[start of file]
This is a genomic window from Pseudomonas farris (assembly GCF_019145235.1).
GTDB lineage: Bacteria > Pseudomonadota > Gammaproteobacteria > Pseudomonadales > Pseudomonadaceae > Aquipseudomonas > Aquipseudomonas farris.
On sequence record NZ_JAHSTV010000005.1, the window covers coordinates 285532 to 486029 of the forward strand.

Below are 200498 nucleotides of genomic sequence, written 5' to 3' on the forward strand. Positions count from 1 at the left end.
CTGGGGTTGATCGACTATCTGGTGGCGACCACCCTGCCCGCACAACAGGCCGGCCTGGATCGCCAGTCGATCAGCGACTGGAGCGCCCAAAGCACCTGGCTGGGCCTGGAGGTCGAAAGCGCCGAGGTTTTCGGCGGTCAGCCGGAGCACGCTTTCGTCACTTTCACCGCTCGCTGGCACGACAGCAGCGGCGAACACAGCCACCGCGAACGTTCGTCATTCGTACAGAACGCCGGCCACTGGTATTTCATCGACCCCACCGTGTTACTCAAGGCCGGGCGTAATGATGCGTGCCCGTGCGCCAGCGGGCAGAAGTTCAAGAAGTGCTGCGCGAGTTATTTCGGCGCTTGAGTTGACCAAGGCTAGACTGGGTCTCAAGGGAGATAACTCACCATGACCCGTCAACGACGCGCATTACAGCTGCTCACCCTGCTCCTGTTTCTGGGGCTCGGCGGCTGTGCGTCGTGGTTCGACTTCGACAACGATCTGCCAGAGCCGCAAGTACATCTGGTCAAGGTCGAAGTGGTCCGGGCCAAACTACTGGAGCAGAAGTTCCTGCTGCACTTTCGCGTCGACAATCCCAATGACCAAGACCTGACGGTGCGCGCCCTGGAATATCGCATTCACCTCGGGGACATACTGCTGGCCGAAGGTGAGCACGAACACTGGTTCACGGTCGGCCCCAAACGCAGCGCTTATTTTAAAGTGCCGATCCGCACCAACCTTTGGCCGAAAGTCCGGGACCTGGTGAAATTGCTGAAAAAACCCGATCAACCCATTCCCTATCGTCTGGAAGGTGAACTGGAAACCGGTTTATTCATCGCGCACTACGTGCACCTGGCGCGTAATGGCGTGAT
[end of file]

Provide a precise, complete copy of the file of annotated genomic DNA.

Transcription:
This is a genomic window from Pseudomonas farris (assembly GCF_019145235.1).
GTDB lineage: Bacteria > Pseudomonadota > Gammaproteobacteria > Pseudomonadales > Pseudomonadaceae > Aquipseudomonas > Aquipseudomonas farris.
On sequence record NZ_JAHSTV010000005.1, the window covers coordinates 285532 to 486029 of the forward strand.

Below are 200498 nucleotides of genomic sequence, written 5' to 3' on the forward strand. Positions count from 1 at the left end.
CTGGGGTTGATCGACTATCTGGTGGCGACCACCCTGCCCGCACAACAGGCCGGCCTGGATCGCCAGTCGATCAGCGACTGGAGCGCCCAAAGCACCTGGCTGGGCCTGGAGGTCGAAAGCGCCGAGGTTTTCGGCGGTCAGCCGGAGCACGCTTTCGTCACTTTCACCGCTCGCTGGCACGACAGCAGCGGCGAACACAGCCACCGCGAACGTTCGTCATTCGTACAGAACGCCGGCCACTGGTATTTCATCGACCCCACCGTGTTACTCAAGGCCGGGCGTAATGATGCGTGCCCGTGCGCCAGCGGGCAGAAGTTCAAGAAGTGCTGCGCGAGTTATTTCGGCGCTTGAGTTGACCAAGGCTAGACTGGGTCTCAAGGGAGATAACTCACCATGACCCGTCAACGACGCGCATTACAGCTGCTCACCCTGCTCCTGTTTCTGGGGCTCGGCGGCTGTGCGTCGTGGTTCGACTTCGACAACGATCTGCCAGAGCCGCAAGTACATCTGGTCAAGGTCGAAGTGGTCCGGGCCAAACTACTGGAGCAGAAGTTCCTGCTGCACTTTCGCGTCGACAATCCCAATGACCAAGACCTGACGGTGCGCGCCCTGGAATATCGCATTCACCTCGGGGACATACTGCTGGCCGAAGGTGAGCACGAACACTGGTTCACGGTCGGCCCCAAACGCAGCGCTTATTTTAAAGTGCCGATCCGCACCAACCTTTGGCCGAAAGTCCGGGACCTGGTGAAATTGCTGAAAAAACCCGATCAACCCATTCCCTATCGTCTGGAAGGTGAACTGGAAACCGGTTTATTCATCGCGCACTACGTGCACCTGGCGCGTAATGGCGTGAT